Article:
One of the biggest reasons parents hold back on funding their child’s 529 College Savings Plans is the fear of overfunding it. They are afraid that they will be locking up money that can only be used for education. What if their child doesn’t go to college? The horror if their child gets a scholarship and they have too much money in their 529 Plan??
The Secure Act 2.0 & 529 Plans
A new federal law, The Secure Act 2.0 section 126 helps resolve this some. This section changes the IRS rules around 529 Plan distributions. Starting in 2024 $35,000 can be rolled over to the beneficiary’s Roth IRA after its been opened for 15 years!! What an excellent opportunity to save money for your child. Now it can grow tax free and be used tax free for education or later in life!
Money from a Roth IRA can be used tax free for any expense in retirement. Before retirement, Roths can be used towards the purchase of a first home tax and penalty free, up to $10,000.
Penalty free withdrawals from a Roth IRA are allowed before retirement age for the following reasons according to Investopedia:
1) For unreimbursed medical expenses exceeding 10% of adjusted gross income (AGI)
2) Paying medical insurance premiums after losing a job
3) You owe the IRS and the distribution is due to an IRS levy
4) You’re taking qualified reservist distributions
5) The money is for qualified disaster recovery expenses
6) For higher education expenses
7) For the cost of childbirth or adoption expenses, up to $5,000
Why is this change for 529 Plans significant?
I am a champion of the 529 Plan and have helped families open accounts for their children. Parents hesitate to open and fund 529 Plans because they are worried the money will become “trapped.” Before the Secure Act 2.0, 529 Plans could only be used for k-12 and college expenses tax and penalty free. Otherwise, there are penalties and ordinary income taxes that are levied.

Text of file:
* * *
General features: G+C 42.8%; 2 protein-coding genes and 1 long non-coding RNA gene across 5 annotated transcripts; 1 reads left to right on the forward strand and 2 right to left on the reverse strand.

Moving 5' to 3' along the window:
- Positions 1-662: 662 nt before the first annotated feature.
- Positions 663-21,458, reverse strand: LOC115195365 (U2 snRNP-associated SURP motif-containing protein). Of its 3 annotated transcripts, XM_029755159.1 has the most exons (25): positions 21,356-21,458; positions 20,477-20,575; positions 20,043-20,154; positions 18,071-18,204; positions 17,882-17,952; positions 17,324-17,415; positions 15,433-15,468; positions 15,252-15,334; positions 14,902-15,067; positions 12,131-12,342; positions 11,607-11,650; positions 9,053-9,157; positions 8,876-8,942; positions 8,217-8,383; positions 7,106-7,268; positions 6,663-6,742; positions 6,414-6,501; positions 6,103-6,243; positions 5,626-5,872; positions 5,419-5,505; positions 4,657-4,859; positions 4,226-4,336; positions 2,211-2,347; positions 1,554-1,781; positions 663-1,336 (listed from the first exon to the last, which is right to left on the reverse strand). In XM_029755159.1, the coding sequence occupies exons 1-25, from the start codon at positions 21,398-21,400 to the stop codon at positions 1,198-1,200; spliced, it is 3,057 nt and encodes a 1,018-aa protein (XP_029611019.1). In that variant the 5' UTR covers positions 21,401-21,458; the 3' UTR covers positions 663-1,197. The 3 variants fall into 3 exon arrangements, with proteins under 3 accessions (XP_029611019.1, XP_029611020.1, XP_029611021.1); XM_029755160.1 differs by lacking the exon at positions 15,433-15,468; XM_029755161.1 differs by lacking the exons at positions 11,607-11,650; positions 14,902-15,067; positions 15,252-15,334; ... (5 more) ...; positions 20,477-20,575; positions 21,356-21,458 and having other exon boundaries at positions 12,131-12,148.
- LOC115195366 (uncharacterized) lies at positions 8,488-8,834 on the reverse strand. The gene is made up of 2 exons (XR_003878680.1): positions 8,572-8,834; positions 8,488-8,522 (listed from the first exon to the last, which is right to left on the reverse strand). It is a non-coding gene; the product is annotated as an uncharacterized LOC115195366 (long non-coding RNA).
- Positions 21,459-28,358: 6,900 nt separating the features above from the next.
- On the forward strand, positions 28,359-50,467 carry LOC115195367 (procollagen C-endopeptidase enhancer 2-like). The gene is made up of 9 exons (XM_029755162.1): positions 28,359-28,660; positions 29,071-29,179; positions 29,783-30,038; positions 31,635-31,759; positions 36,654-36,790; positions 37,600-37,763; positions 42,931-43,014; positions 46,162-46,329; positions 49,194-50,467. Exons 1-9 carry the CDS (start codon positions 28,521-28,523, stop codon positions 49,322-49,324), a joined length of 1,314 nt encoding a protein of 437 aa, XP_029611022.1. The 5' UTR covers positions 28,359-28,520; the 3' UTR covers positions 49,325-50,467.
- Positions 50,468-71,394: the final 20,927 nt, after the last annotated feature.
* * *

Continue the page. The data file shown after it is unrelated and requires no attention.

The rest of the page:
First, the money in a 529 Plan won’t be “trapped.” All contributions into a 529 Plan can be withdrawn tax free. Second, if your child receives scholarships for higher education, the amount of the scholarship money can be withdrawn penalty free. You will have to pay ordinary income tax on the profits. Third, you can now roll over a lifetime maximum amount of $35,000 tax and penalty free into a Roth IRA.
Leftover funds in a 529 Plan can be withdrawn. They aren’t “trapped.” The profit on unqualified 529 Plan withdrawals carry a 10% penalty, applicable state penalties and ordinary income taxes. It seems like a steep price to pay. However, when I did the math, it wasn’t that bad. You’re still going to walk away with the profit that was earned on the contributions. Here’s an example of what I’m talking about:
If you contribute $1,000 a year and realize a 7% gain each year for 18 years, your child’s 529 Plan will have about $36,000 in the account. That’s $18k in contributions and $18k in profits. If you withdraw the full $36,000 for non-educational purposes you’ll pay about $5,100 in federal income tax (assuming a 28% rate) and about $1,800 in penalties. Depending on your state, you may have to pay some recapture fees for the state tax benefit you received and/or pay state income tax on various portions of unqualified withdrawals. For example, California imposes a 2.5% fee on the gains portion of your withdrawal.
If we lived in California, made unqualified withdrawals of $36k, you’d still walk away with around $10,550 in gains or about $28,550 overall (California would penalize you 2.5% of your profit or $450). Yes, it it is painful not to get the full $36k, but you’re still walking away ahead.